“It was not gay, that life.” You can’t “make me small,”
you “can’t put me down” or take away my job
I am immune,
although it is not gay. Why did we come at all,
consonant to whose bidding? Perhaps God is a slob,
playful, vast, rough-hewn.
Perhaps God resembles one of the last etchings of Goya & not Valesquez, never Rembrandt no. Something disturbed, ill-pleased, & with a touch of paranoia who calls for this thud of love from his creatures-O. Perhaps God ought to be curbed.
Not only on this planet, I admit; somewhere. Our only resource is bleak denial or anti-potent rage, both have been tried by our wisest. Who was it back there who died unshriven, daring to see what more could happen to a painter with such courage.
Source: Berryman, John, and Michael Hofmann. The Dream Songs , 2014, p. 257.
the gunpowder if it ever exists dries ready full-mouthed and mush his
mission soon ends with no criteria sì, quella spiga— what athletic
power passed the hum of squirrely / selfish putsch down— if darkly uplift
the self gets righteous right to the bottom— quick, much is transparent
and not raised against the real polemic fear yr inbox as good as yr last
intesa inteso— i feel hiss intestines / push out against— the night
sufficient still bent between hiss pinching stamen & inject the sniff pop of
I decided to use the Pine Barrens site as a piece of paper and draw a crystalline structure over the landmass rather than on a … sheet of paper. In this way I was applying my conceptual thinking directly to the disruption of the site over an area of several miles. So you might say that my non-site was a three dimensional map of the site.
Buca il geranio la maceria, rissa
Maria Luisa Spaziani
but only you love sheds on you love sheds on you love shed on you
abuse faith this dog you love sheds on you love shed on you
hearth nebulous parallax hearth
&yet diagnostic dark drinking dark drinking dranking drunnc
always night always night always night &yet
death queer hearth nebulous health nebulous hearth &yet
again night of the long commercial night always drinking night & shhh upon rigid compass shhh abstract shhh
break into air
breathe into air
don't break man
break it or lose it
break the air
like a man
breaks in his
the hairy air
then sentenceless i don't exist rip
lick leather men sniffing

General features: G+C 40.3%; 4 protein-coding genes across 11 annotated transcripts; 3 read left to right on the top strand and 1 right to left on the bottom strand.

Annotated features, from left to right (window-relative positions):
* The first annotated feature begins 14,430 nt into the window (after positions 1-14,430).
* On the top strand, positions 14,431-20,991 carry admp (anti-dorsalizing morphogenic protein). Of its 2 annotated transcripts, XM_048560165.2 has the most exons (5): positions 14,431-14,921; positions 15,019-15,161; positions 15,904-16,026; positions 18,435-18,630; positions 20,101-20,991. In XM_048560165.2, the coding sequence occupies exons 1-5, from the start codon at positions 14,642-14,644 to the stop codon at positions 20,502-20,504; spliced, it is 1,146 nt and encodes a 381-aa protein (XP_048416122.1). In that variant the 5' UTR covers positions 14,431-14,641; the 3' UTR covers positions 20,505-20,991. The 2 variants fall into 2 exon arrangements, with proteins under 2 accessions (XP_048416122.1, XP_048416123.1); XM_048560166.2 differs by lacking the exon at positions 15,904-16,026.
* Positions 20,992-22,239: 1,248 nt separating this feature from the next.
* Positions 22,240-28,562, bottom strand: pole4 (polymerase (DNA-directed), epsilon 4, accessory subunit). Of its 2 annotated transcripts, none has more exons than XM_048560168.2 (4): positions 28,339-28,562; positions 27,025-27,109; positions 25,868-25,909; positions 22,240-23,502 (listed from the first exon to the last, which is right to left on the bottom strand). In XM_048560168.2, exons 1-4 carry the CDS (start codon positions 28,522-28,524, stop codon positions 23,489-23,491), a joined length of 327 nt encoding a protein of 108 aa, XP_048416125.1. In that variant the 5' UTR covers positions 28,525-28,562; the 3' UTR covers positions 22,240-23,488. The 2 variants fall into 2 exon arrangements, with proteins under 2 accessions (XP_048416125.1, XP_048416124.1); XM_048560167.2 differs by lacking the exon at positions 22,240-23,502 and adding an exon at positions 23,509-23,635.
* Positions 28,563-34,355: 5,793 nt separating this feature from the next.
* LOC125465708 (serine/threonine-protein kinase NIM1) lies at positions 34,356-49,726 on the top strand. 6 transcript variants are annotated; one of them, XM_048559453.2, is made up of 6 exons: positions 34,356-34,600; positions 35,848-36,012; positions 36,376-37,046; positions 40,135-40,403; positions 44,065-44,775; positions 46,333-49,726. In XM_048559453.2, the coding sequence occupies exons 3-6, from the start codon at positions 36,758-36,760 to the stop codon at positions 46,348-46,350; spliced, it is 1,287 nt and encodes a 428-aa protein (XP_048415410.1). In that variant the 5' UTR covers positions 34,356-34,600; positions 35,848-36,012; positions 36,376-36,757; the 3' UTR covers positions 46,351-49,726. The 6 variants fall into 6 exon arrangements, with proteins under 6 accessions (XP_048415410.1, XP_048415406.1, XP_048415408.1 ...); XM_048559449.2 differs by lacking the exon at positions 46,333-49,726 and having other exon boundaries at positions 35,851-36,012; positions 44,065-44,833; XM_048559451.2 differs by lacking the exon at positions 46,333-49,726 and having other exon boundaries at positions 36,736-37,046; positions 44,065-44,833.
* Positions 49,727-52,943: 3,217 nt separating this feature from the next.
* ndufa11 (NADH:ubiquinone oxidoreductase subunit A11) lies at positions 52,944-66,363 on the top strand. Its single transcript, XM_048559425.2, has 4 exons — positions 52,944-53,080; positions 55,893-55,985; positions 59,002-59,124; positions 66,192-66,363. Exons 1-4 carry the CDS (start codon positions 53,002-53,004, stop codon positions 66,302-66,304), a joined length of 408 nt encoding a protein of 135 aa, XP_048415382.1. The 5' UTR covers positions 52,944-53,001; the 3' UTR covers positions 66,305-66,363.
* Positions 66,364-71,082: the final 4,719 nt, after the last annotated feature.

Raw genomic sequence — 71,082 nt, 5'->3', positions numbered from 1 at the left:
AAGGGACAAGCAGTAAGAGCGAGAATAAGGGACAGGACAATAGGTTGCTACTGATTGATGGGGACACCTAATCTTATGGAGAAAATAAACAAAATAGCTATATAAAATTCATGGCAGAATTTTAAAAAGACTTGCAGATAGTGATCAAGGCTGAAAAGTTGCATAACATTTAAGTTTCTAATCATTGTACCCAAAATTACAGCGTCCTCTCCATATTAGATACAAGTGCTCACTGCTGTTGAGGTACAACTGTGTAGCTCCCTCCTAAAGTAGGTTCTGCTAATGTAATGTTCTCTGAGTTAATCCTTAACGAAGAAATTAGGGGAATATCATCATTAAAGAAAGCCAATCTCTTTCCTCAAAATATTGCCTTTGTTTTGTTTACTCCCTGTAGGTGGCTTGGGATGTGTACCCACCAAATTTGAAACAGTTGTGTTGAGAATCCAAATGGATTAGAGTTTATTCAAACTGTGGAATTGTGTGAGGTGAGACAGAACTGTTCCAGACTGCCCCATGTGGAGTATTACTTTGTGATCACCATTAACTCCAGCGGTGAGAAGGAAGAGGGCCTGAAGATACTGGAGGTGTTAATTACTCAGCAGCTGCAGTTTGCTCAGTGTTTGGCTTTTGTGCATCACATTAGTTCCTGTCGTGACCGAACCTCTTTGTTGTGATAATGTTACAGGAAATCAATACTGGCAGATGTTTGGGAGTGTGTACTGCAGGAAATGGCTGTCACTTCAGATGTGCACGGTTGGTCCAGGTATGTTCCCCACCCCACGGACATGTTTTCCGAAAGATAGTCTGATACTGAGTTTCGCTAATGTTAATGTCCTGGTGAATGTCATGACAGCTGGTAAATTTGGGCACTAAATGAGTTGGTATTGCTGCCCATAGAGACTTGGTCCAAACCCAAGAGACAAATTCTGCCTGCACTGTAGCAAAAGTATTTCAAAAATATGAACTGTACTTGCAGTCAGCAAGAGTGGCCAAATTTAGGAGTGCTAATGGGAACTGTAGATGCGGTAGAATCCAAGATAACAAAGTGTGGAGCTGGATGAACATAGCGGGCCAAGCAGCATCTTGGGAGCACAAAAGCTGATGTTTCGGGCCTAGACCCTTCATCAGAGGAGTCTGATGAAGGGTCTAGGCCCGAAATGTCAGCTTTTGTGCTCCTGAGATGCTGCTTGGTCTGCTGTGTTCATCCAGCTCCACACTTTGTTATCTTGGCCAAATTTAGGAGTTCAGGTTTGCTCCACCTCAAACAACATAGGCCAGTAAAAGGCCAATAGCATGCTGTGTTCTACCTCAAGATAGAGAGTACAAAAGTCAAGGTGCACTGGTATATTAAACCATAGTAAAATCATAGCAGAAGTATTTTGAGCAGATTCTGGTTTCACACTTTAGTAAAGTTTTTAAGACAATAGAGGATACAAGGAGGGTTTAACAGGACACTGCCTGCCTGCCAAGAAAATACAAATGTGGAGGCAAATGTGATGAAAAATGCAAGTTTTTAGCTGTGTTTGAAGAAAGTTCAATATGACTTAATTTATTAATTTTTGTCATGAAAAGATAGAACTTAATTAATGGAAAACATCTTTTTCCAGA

one might hang
one night about
break the air
one just might smoke leather man
No one attacks it with a long lance,
No one plies a strong cross-bow.
Suckling its grandsons, rearing its cubs,
It trains them into savagery.
Its reared head becomes a wall
Its waving tail becomes a banner.
Even Huang from the Eastern Sea,¹
Dreaded to see it after dark,
A righteous tiger, met on the road,²
Was quite enough to upset Niu Ai.
What good is it for that short sword
To hang on the wall, growling like thunder?
When from the foot of Tai mountain
Comes the sound of a woman weeping,
Government regulations forbid
Any official to dare to listen.³
A satire on oppressive government, of which the tiger was the symbol. Caught between the Central Government and the warlords, the people are harassed as though by tigers.
Huang, of Dong-hai, had magical powers which enabled him to control snakes and tigers. Unfortunately for him, he lost these powers through drinking to excess and was eventually killed by a tiger.
The zhou-yu was a white tiger with black markings which appeared only when a state was perfectly governed. It would not tread on grain nor eat living things. Niu Ai was a duke turned were-tiger, who ate his own elder brother. He is pointing out that some tigers are worse than others.
Confucius found a woman weeping at the foot of Mount Tai. Though her whole family had been killed by tigers she refused to leave the district, because there was no oppressive government there. This caused Confucius to remark that an oppressive government was more savage than any tiger.
Li He is the bad-boy poet of the late Tang dynasty. He began writing at the age of seven and died at twenty-six from alcoholism or, according to a later commentator, “sexual dissipation,” or both. An obscure and unsuccessful relative of the imperial family, he would set out at dawn on horseback, pause, write a poem, and toss the paper away. A servant boy followed him to collect these scraps in a tapestry bag.
Long considered far too extravagant and weird for Chinese taste, Li He was virtually excluded from the poetic canon until the mid-twentieth century. Today, as the translator and scholar Anne M. Birrell, writes, “Of all the Tang poets, even of all Chinese poets, he best speaks for our disconcerting times.” Modern critics have compared him to Rimbaud, Baudelaire, Keats, and Trakl.
were delicious so sweet and so sweet
and so sweet and so sweet
and so sweet
and so sweet and
so sweet and
so sweet and
for breakfast for breakfast
forgive me they
for breakfast for breakfast for my alcoholism which burns something
a wise fellow saving for
in the plums things like
the plums the plums that i'm
saving for my
alcoholism which you were probably saving you
a wise fellow were delicious and sweet
me less than half as
less than half as
sweet but still so sweet and
breakfast fermented plums
breakfast for breakfast for my alcoholism
which you were probably
sweet and weepy
i couldn't find the
drink is to
to drink is
for my alcoholism
you were probably
delicious way so sweet and
rich you were
probably saving me for
which you were
the atmosphere plums
this place of being for breakfast
for my alcoholism
which you were in the business of probably saving
for my alcoholism so sweet and i couldn't find the
delicious so sweet and so sweet
and weep i couldn't find they were probably
flowers for breakfast
for breakfast for my alcoholism which
a wise fellow
my alcoholism which
probably saving for breakfast
that validated my alcoholism which you
were probably saving for breakfast for breakfast for
for breakfast for
breakfast for breakfast
which you which you were
they were delicious and sweet probably